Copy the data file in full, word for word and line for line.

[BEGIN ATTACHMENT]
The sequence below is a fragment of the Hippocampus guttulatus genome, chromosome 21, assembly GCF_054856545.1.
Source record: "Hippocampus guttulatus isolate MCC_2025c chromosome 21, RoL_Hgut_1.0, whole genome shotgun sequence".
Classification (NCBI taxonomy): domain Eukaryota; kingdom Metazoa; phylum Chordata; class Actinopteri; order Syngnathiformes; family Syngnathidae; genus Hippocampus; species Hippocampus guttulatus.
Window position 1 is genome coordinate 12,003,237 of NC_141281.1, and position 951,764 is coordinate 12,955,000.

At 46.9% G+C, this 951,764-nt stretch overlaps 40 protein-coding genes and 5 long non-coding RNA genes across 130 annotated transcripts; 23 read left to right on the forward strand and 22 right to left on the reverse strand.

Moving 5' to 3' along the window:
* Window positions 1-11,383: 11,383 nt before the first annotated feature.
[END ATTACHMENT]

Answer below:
The sequence below is a fragment of the Hippocampus guttulatus genome, chromosome 21, assembly GCF_054856545.1.
Source record: "Hippocampus guttulatus isolate MCC_2025c chromosome 21, RoL_Hgut_1.0, whole genome shotgun sequence".
Classification (NCBI taxonomy): domain Eukaryota; kingdom Metazoa; phylum Chordata; class Actinopteri; order Syngnathiformes; family Syngnathidae; genus Hippocampus; species Hippocampus guttulatus.
Window position 1 is genome coordinate 12,003,237 of NC_141281.1, and position 951,764 is coordinate 12,955,000.

At 46.9% G+C, this 951,764-nt stretch overlaps 40 protein-coding genes and 5 long non-coding RNA genes across 130 annotated transcripts; 23 read left to right on the forward strand and 22 right to left on the reverse strand.

Moving 5' to 3' along the window:
* Window positions 1-11,383: 11,383 nt before the first annotated feature.